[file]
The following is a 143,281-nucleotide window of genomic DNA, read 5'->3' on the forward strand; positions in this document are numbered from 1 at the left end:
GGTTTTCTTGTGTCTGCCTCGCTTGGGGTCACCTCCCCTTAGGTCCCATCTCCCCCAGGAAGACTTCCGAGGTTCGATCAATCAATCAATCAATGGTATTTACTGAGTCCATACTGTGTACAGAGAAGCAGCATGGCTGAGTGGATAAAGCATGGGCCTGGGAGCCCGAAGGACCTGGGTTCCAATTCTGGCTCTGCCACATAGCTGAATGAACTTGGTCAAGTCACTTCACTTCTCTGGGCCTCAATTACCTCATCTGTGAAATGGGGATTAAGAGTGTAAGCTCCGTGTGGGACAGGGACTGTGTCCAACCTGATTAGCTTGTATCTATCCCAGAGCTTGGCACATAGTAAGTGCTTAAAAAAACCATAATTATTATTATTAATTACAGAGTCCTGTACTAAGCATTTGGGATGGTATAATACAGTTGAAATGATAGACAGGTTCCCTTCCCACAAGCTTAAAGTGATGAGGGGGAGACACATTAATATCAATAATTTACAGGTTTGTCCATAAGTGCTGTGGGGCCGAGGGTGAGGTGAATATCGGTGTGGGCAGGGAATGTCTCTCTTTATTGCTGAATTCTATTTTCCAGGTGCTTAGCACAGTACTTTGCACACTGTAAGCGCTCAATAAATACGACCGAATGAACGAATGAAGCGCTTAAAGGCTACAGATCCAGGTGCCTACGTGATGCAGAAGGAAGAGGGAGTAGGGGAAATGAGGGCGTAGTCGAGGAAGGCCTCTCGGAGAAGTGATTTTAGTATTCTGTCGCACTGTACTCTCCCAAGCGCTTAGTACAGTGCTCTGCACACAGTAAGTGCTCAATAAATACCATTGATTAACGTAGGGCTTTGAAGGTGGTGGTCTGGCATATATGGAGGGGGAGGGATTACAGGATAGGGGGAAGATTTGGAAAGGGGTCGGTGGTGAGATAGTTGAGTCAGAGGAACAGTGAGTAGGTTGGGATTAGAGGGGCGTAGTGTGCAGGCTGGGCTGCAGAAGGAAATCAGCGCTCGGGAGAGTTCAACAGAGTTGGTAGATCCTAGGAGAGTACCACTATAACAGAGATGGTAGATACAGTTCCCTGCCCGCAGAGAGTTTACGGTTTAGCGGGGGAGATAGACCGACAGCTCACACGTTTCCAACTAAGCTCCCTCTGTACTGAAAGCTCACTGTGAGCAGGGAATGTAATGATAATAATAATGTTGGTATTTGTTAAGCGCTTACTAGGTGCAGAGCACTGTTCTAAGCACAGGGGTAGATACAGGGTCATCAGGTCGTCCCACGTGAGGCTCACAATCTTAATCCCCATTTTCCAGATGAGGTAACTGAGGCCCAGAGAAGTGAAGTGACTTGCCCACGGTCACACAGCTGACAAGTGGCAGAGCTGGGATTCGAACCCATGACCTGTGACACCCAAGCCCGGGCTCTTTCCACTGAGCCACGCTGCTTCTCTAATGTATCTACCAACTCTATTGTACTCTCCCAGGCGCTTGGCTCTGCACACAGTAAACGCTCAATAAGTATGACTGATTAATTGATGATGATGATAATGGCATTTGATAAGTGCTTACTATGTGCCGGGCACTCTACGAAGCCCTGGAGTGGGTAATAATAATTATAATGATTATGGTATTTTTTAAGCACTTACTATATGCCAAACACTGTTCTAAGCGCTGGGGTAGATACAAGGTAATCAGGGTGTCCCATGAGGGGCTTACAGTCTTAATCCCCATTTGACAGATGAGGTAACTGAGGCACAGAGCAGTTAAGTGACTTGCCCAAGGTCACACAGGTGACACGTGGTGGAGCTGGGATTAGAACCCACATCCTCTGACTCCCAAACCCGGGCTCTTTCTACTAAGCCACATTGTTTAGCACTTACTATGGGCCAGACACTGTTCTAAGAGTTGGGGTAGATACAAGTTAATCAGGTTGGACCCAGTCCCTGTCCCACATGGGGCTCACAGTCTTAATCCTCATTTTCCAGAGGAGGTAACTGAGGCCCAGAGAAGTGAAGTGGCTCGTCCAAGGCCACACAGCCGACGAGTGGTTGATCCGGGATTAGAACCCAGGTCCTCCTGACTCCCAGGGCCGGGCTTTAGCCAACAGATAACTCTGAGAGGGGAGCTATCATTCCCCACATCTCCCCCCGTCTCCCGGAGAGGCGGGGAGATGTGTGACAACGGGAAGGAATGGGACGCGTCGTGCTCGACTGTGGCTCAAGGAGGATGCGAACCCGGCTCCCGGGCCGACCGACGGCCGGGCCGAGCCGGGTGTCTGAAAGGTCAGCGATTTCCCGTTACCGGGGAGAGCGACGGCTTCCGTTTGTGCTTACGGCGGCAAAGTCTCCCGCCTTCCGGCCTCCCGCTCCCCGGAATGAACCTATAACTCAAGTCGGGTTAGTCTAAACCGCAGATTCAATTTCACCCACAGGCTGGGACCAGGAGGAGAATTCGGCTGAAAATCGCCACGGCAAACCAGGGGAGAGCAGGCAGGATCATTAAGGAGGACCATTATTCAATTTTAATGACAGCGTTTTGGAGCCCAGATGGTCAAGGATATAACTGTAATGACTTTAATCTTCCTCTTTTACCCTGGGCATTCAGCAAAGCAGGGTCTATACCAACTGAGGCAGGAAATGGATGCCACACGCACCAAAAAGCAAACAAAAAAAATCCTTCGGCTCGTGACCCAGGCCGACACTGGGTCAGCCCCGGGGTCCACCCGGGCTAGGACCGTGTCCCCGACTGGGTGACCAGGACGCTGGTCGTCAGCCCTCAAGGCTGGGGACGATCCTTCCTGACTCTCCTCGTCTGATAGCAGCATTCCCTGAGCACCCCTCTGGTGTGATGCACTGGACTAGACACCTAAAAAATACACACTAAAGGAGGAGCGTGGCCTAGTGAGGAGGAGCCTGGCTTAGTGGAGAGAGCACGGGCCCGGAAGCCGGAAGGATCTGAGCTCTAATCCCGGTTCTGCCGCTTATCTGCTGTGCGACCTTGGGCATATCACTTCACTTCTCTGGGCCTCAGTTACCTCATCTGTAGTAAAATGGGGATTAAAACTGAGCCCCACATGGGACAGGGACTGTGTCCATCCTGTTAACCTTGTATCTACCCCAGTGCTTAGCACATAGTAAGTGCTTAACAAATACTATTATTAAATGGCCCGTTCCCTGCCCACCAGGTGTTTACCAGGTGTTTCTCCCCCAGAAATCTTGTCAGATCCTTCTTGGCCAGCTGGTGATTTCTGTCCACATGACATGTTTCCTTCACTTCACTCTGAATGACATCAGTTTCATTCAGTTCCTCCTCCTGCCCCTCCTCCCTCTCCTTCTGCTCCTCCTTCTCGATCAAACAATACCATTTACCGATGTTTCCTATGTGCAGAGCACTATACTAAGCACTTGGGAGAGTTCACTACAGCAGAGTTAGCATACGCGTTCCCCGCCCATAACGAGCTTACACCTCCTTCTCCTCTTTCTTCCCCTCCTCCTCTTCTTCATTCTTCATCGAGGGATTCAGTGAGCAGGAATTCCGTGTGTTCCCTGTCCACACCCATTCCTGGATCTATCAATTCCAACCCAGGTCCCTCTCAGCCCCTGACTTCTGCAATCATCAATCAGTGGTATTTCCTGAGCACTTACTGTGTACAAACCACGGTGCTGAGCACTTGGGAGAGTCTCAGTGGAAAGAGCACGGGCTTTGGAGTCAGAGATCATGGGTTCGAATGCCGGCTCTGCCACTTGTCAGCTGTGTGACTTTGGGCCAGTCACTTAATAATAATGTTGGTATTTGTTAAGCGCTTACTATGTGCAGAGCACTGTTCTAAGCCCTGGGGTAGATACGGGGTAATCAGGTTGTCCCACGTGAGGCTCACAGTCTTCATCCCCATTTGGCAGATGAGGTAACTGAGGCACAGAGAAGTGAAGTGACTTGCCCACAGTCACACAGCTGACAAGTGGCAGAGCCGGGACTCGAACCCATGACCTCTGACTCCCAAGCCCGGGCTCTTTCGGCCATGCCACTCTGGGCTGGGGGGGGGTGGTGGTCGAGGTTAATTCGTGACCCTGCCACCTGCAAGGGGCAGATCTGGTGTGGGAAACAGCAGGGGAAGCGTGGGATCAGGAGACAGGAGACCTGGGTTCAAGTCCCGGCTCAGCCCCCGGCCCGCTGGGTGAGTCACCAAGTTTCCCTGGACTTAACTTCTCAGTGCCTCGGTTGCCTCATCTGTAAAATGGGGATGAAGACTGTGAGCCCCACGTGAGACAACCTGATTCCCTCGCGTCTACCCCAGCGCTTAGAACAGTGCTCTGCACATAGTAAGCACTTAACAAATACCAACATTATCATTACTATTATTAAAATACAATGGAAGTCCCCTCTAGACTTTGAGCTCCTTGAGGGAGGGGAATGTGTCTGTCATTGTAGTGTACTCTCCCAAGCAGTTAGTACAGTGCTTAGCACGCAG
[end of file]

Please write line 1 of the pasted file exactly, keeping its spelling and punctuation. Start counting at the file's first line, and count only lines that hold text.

The following is a 143,281-nucleotide window of genomic DNA, read 5'->3' on the forward strand; positions in this document are numbered from 1 at the left end: